Inspired by text-mining algorithms, the MS2LDA tool was designed to locate the chemical imprints of molecular substructures in metabolomics data using topic modeling (8,9,10). Analogous to searching for trending topics in text documents based on co-occurring words, MS2LDA groups consist of molecules with co-occurring mass peaks that can be linked to relevant biochemical substructures. The MolNetEnhancer workflow (11), which includes the MS2LDA tool, allows researchers to integrate several mining and annotation tools to detect the presence or absence of target substructures within molecular families.

Substructure-based workflows enhance our understanding of chemical profiles – and the profiling process itself – in manifold ways, from grouping unknown chemicals and explaining chemical differences between samples to structural elucidation (12). Extracting chemical information from metabolomics profiles by such methods will then work to bridge metabolomics to the broader omics field in many areas – for example, in matching natural products to the biosynthetic gene clusters behind their production.

All in all, I believe that substructure analysis will play a key role in helping to decipher complex biological systems and the functional role that metabolites play within them. And I look forward to the bright future of this field. 

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  1. WB Dunn et al., “Mass appeal: metabolite identification in mass spectrometry-focused untargeted metabolomics”, Metabolomics, 9, 44 (2013). DOI: 10.1007/s11306-012-0434-4
  2. T Kind et al., “Identification of small molecules using accurate mass MS/MS search”, Mass Spec Rev, 37, 513 (2018). DOI: 10.1002/mas.21535
  3. M Wang et al., “Sharing and community curation of mass spectrometry data with Global Natural Product Social Molecular Networking”, Nat Biotech, 34, 828 (2016). DOI: 10.1038/nbt.3597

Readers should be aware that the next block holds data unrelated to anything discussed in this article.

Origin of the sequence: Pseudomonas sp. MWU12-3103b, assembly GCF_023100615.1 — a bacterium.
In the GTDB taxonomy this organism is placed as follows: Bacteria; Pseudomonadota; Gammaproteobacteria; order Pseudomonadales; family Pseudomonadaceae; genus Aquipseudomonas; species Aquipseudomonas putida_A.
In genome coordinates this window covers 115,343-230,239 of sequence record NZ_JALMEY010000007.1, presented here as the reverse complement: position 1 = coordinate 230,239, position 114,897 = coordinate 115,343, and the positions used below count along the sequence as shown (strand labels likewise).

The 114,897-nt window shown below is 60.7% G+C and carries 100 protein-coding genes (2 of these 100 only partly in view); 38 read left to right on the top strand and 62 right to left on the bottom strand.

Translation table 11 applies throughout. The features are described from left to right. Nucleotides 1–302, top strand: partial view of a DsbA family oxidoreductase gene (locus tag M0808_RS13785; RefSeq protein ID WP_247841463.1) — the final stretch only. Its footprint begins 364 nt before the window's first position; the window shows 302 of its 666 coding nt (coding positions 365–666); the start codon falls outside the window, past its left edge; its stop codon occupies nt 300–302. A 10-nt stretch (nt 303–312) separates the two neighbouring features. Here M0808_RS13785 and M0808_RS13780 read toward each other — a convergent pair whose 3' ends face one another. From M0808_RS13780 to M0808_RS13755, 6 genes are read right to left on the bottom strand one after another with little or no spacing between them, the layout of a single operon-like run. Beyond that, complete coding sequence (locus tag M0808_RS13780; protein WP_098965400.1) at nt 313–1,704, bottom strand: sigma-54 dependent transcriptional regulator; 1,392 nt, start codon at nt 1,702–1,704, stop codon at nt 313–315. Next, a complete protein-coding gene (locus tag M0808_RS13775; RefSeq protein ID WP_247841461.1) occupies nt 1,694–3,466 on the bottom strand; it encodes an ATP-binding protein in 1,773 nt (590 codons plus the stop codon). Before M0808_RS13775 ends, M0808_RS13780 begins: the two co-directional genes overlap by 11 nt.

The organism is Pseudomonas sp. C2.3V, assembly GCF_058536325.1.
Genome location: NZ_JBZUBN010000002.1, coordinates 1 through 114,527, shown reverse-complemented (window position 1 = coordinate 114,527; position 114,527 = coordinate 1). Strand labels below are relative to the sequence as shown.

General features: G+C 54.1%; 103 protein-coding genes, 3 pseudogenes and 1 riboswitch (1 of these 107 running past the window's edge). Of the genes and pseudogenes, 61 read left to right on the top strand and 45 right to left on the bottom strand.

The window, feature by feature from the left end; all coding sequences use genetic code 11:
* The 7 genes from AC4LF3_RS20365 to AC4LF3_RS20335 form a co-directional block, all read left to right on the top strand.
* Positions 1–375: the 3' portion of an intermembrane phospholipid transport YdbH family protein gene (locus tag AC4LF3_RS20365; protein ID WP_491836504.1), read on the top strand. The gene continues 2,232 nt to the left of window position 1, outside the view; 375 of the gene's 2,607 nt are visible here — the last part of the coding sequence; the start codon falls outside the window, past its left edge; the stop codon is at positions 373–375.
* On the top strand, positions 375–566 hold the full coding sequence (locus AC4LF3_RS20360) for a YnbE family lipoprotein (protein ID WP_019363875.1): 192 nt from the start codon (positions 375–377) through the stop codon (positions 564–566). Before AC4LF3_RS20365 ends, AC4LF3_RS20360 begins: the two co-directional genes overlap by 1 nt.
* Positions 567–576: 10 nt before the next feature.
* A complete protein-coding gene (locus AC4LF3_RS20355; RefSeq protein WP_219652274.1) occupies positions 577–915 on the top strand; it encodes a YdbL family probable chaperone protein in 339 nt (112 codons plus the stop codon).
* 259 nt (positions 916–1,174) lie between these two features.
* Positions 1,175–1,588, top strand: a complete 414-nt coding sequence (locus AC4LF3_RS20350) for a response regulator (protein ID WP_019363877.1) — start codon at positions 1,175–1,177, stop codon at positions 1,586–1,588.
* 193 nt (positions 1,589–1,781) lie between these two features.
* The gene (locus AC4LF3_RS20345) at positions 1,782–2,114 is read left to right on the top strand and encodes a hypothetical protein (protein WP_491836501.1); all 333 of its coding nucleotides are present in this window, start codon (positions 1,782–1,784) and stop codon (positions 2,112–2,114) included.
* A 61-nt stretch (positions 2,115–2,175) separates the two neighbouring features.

4. M Ernst et al., “Assessing specialized metabolite diversity in the cosmopolitan plant genus Euphorbia L.”, Front Plant Sci, 10 (2019). DOI: 10.3389/fpls.2019.00846
  5. KB Kang et al., “Comprehensive mass spectrometry-guided phenotyping of plant specialized metabolites revelas metabolic diversity in the cosmopolitan plant family Rhamnaceae”, Plant J, 98, 1134 (2019). DOI: 10.1111/tpj.14292
  6. JL Wolfender et al., "Accelerating Metabolite Identification in Natural Product Research: Toward an Ideal Combination of Liquid Chromatography-High-Resolution Tandem Mass Spectrometry and NMR Profiling, in Silico Databases, and Chemometrics", Anal Chem, 91, 704 (2018). DOI: 10.1021/acs.analchem.8b05112
  7. AE Fox Ramos et al., “Natural products targeting strategies involving molecular networking: different manners, one goal”, Nat Prof Rep, 36, 960 (2019). DOI: 10.1039/c9np00006b
  8. JJJ van der Hooft et al., “Topic modeling for untargeted substructure exploration in mdtabolomics” PNAS, 113, 13738 (2016). DOI: 10.1073/pnas.1608041113
  9. S Rogers et al., “Deciphering complex metabolite mixtures by unsupervised and supervised substructure discover and semi-automated annotation from MS/MS spectra”, Faraday Discuss (2019). DOI: 10.1039/C8FD00235E
  10. J Wandy et al., “Ms2lda.org: web-based topic modelling for substructure discovery in mass spectrometry”, Bioinformatics, 34, 317 (2018). DOI: 10.1093/bioinformatics/btx582
  11. M Ernst et al., “MolNetEnhancer: Enhanced Molecular Networks by Integrating Metabolome Mining and Annotation Tools”, Metabolites, 9, 144 (2019). DOI: 10.3390/metabo9070144
  12. JJJ van der Hooft, “Unsupervised Discovery and Comparison of Structural Families Across Multiple Samples in Untargeted Metabolomics”, Anal Chem, 89, 7569 (2017). DOI: 10.1021/acs.analchem.7b01391
About the Author
Justin J.J van der Hooft

Bioinformatics Group, Wageningen University, Wageningen, the Netherlands.